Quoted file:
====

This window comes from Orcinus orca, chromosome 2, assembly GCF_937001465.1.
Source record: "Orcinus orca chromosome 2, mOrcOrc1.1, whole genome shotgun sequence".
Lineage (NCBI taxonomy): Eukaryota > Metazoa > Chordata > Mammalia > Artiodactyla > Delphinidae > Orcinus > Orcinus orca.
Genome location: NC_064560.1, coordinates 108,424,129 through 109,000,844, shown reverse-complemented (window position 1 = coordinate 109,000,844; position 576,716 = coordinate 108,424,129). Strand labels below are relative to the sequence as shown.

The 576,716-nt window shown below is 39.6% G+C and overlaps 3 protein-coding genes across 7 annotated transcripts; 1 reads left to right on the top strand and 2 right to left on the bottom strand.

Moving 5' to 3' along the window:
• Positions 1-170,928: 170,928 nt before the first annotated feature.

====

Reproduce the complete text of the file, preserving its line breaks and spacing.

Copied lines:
This window comes from Orcinus orca, chromosome 2, assembly GCF_937001465.1.
Source record: "Orcinus orca chromosome 2, mOrcOrc1.1, whole genome shotgun sequence".
Lineage (NCBI taxonomy): Eukaryota > Metazoa > Chordata > Mammalia > Artiodactyla > Delphinidae > Orcinus > Orcinus orca.
Genome location: NC_064560.1, coordinates 108,424,129 through 109,000,844, shown reverse-complemented (window position 1 = coordinate 109,000,844; position 576,716 = coordinate 108,424,129). Strand labels below are relative to the sequence as shown.

The 576,716-nt window shown below is 39.6% G+C and overlaps 3 protein-coding genes across 7 annotated transcripts; 1 reads left to right on the top strand and 2 right to left on the bottom strand.

Moving 5' to 3' along the window:
• Positions 1-170,928: 170,928 nt before the first annotated feature.